Pistons still looking to find fit at starter for games Cade Cunningham sits
The Pistons starting lineup is almost like a Broadway show or a high-level theatrical performance, where fans have to wait and see who will be playing the leading role: the star or the understudy.
In this case, it’s the reverse.
Cade Cunningham isn’t the star yet, having played just one NBA game, but he’s turning into the main attraction that fans want to see. After making his debut in Saturday’s win over the Orlando Magic, Cunningham sat for Sunday’s loss at Brooklyn.
Coach Dwane Casey has cycled through his reserve options in the other five games, giving Frank Jackson and Josh Jackson two starts each, with Hamidou Diallo starting Sunday. It’s been mixed results thus far. Josh Jackson had 18 and seven points in his two starts, Frank Jackson five and seven in his two games as a starter and Diallo six points in his one start.
The Pistons will need more production at shooting guard, even from Cunningham, who had just two points in his opportunity. Cunningham rested Sunday on the second night of a back-to-back, which could become the norm, at least in the short term, as he recovers from his ankle injury.
“That was original plan, that he would play the first game and then be out the next game. With a back-to-back (Sunday),” Casey said. “Just coming back after being off for a month, it was kind of the prudent thing to do, just because of the fact that we don't want to risk re-injuring it.
“We got through (Saturday), so we're going to see how he bounces back physically and see if he'll be ready to go on Tuesday.”
The Pistons have three home games this week in four nights, including a back-to-back on Thursday against the Philadelphia 76ers and the Nets on Friday. All indications are Cunningham will play in one, but not both, of those games, depending on how his ankle responds.
While he was sidelined, Cunningham got to watch practices and to see how the offense runs, but Casey insists the greater benefit is in going through the physical reps as well. That’s the next step in Cunningham ramping up to playing more like himself.
“It's impossible to simulate rehab, watching on the sidelines and going last week to the G League team,” Casey said. “It's hard to simulate against NBA athletes and players, and I knew he was going to be rusty (Saturday), especially his shooting and his timing and the game sped up for him, I thought.
“I'm just thankful he didn't get frustrated; he kept his head and continued to try to play the right way and to try to fight through it, knowing that the rust was going to be there. He's not going to look like the Cade he wants to be.”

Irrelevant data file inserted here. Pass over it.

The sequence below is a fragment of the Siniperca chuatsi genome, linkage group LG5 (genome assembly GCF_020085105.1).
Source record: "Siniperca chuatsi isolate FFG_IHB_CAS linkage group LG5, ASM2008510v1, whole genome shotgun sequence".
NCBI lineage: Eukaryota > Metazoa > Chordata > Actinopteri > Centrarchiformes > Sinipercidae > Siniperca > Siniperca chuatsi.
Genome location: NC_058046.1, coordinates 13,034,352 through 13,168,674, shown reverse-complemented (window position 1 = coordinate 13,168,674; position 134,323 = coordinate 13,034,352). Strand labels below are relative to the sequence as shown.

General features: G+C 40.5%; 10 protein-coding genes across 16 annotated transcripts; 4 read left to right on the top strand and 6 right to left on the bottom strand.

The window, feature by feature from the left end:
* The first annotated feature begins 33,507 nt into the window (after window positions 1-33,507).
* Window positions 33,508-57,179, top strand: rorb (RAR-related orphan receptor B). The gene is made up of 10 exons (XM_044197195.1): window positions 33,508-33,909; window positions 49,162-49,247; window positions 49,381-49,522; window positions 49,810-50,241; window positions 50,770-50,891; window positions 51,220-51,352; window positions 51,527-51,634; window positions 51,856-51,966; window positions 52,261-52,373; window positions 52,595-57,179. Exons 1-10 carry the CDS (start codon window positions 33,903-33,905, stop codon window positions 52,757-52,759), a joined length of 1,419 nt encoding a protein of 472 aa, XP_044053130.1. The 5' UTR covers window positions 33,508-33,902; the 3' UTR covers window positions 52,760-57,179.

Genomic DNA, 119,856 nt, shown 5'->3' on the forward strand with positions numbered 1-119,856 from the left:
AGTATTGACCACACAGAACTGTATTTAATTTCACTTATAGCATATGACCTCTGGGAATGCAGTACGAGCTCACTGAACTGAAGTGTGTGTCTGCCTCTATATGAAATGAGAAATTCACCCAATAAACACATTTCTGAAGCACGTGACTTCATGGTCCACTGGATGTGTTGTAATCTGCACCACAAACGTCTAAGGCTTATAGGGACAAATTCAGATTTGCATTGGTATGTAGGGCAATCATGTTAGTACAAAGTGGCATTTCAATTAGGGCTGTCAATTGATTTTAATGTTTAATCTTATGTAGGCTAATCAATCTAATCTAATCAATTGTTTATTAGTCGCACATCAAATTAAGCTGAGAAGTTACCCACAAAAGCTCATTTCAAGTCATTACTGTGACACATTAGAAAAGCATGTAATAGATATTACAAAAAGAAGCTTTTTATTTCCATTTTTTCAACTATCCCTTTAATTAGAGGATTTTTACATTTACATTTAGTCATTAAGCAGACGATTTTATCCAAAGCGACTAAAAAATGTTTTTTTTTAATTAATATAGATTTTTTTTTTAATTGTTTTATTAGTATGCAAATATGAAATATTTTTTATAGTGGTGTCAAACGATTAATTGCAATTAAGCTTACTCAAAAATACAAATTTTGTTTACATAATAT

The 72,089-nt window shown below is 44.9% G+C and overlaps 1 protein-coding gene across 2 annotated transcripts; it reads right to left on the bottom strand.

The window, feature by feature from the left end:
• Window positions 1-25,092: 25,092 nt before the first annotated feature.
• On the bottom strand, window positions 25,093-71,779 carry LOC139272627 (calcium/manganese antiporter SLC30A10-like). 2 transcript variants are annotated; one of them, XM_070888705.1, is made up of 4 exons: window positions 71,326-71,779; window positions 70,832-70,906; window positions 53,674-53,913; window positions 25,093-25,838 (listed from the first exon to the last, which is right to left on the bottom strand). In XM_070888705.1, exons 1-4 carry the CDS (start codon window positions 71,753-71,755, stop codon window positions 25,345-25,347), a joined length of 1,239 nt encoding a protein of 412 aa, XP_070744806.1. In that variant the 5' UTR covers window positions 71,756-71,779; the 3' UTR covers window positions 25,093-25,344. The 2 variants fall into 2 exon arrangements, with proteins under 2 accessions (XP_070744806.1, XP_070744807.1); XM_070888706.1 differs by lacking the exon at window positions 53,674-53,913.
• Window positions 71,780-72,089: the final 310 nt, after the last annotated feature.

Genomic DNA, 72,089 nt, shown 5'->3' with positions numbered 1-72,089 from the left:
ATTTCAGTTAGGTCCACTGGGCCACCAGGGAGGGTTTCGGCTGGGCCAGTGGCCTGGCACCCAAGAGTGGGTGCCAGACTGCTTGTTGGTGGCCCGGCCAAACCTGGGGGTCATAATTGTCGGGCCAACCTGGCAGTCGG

Lyles sparks second unit
Much of the maneuvering in the starting lineup is to try to keep the second unit together. It’s been one of the strengths the Pistons have had this season, and one of the unsung heroes of that group is Trey Lyles, who has put up some nice numbers early in the season: 8.8 points, 4 rebounds and 40% on 3-pointers.
Casey joked that what he likes most about Lyles is that he’s not one of the young players who’s inexperienced and needs a lot of development.
“He's been in the league more than three years — that's one thing I like,” Casey said. “He's a kid that just hasn't had the opportunity, or complete opportunity. He always played well when I was in Toronto and he was with Denver and Utah.
“He always played well and shot the ball well, so just watching him over his career and he was a guy we really liked because of his 3-point shooting and his IQ, so that's what we like about him, especially with that second unit, he really fits in.”
The second five combined for 48 of the 91 points in Saturday’s game, and moving Diallo, who looked to be the odd man out with Cunningham’s return on Saturday, to the starting lineup kept the second five intact.
The experience factor with that group is important, but they’re developing the chemistry to become a bigger strength.
“Every night is different. Different teams and situations happen. For the most part (Casey’s) been keeping us together and it's been pretty good,” point guard Cory Joseph said. “Our games complement each other pretty well. All that doesn't matter if we're not getting the W, so we all have to be better.”
Bucks at Pistons
► Tipoff: 7 p.m. Tuesday, Little Caesars Arena, Detroit
► TV/radio: BSD/950
► Outlook: The defending-champion Bucks (3-4) have struggled out of the gate, losing their last three games, all at home. Injuries to Jrue Holiday and Brook Lopez and an illness to Khris Middleton have depleted their starting lineup.